Blockchain has become ubiquitous in the last year - but what is blockchain, and what does it do?
1. Don't call it "the" blockchain
The first thing to know about the blockchain is, there isn't one: there are many. Blockchains are distributed, tamper-proof public ledgers of transactions. The most well-known is the record of bitcoin transactions, but in addition to tracking cryptocurrencies, blockchains are being used to record loans, stock transfers, contracts, healthcare data and even votes.
2. Security, transparency: the network's run by us
There's no central authority in a blockchain system: Participating computers exchange transactions for inclusion in the ledger they share over a peer-to-peer network. Each node in the chain keeps a copy of the ledger, and can trust others' copies of it because of the way they are signed. Periodically, they wrap up the latest transactions in a new block of data to be added to the chain. Alongside the transaction data, each block contains a computational "hash" of itself and of the previous block in the chain.
Hashes, or digests, are short digital representations of larger chunks of data.
Modifying or faking a transaction in an earlier block would change its hash, requiring that the hashes embedded in it and all subsequent blocks be recalculated to hide the change. That would be extremely difficult to do before all the honest actors added new, legitimate transactions - which reference the previous hashes - to the end of the chain.
3. Big business is taking an interest in blockchain technology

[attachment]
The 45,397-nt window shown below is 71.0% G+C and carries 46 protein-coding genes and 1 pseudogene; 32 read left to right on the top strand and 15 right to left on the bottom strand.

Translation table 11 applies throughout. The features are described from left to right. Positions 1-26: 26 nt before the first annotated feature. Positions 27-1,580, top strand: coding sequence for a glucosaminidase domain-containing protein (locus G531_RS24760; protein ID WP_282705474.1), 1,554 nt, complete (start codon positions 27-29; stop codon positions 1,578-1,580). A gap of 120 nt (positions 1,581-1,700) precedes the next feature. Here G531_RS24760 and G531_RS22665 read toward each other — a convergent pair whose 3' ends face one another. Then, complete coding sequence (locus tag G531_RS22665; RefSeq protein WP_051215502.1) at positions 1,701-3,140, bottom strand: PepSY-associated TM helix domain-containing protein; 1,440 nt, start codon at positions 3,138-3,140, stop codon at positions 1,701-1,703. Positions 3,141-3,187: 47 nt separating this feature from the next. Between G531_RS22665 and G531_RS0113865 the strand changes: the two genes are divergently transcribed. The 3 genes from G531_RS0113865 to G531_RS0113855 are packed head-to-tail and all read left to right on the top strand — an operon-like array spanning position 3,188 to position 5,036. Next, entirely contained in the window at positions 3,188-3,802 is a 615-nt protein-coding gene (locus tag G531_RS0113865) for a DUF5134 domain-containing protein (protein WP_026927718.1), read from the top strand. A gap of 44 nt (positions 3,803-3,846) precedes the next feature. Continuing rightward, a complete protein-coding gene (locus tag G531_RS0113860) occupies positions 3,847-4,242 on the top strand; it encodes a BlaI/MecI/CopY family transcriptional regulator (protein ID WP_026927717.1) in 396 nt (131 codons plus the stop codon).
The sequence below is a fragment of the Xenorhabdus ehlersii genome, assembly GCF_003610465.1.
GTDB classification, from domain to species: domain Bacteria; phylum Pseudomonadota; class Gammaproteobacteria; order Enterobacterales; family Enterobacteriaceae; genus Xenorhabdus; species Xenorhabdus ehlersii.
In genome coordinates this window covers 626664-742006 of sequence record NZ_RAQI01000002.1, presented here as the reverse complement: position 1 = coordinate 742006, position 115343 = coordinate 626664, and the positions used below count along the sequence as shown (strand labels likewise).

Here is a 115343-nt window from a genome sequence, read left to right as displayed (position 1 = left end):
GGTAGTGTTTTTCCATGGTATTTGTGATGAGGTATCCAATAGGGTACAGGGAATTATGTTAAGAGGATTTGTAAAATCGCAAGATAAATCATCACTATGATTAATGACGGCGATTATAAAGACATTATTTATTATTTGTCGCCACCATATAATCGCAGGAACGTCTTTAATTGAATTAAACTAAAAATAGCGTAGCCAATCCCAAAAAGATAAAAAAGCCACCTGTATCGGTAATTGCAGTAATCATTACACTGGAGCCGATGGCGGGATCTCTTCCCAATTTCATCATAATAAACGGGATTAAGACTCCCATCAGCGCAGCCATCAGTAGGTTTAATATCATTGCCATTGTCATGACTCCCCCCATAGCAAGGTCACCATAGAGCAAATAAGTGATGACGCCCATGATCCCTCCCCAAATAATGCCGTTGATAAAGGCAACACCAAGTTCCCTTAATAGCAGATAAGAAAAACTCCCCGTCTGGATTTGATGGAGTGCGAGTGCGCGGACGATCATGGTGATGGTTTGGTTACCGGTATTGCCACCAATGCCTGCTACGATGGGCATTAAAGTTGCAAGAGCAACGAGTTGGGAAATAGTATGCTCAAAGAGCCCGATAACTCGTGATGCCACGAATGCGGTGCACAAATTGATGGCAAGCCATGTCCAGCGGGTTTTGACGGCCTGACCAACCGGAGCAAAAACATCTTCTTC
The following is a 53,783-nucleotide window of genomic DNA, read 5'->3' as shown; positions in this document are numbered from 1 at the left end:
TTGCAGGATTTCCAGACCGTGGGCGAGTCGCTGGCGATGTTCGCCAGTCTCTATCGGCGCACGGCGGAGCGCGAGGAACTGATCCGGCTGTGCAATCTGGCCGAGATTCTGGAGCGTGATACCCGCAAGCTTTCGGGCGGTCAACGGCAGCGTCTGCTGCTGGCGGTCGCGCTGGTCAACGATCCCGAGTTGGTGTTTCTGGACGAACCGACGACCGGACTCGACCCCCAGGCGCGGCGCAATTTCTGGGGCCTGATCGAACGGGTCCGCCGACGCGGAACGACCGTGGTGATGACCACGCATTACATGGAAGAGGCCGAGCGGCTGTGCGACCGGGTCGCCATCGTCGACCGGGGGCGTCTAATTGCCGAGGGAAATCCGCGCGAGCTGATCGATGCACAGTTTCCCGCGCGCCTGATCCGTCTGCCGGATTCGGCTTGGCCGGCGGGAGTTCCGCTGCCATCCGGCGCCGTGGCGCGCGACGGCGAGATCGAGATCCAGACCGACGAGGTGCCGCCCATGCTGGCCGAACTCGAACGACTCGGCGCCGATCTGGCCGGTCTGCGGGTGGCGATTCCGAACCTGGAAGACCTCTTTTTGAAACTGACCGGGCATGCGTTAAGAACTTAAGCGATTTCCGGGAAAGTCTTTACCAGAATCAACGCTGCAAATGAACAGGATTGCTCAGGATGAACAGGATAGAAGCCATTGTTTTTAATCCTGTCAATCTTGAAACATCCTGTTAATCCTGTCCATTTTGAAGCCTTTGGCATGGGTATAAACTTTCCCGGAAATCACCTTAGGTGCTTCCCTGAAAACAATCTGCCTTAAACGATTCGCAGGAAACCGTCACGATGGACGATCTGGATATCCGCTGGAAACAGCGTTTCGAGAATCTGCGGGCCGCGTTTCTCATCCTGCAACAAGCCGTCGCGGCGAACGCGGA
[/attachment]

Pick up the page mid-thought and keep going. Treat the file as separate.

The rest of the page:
Blockchain technology was originally something talked about by antiestablishment figures seeking independence from central control, but it's fast becoming part of the establishment: Companies such as IBM and Microsoft are selling it, and major banks and stock exchanges are buying.
4. No third party in between
Because the computers making up a blockchain system contribute to the content of the ledger and guarantee its integrity, there is no need for a middleman or trusted third-party agency to maintain the database. That's one of the things attracting banks and trading exchanges to the technology - but it's also proving a stumbling block for bitcoin as traffic scales. The total computing power devoted to processing bitcoin is said to exceed that of the world's fastest 500 supercomputers combined, but last month, the volume of bitcoin transactions was so great that the network was taking up to 30 minutes to confirm that some of them had been included in the ledger. On the other hand, it typically only takes a few seconds to confirm credit card transactions, which do rely on a central authority between payer and payee.
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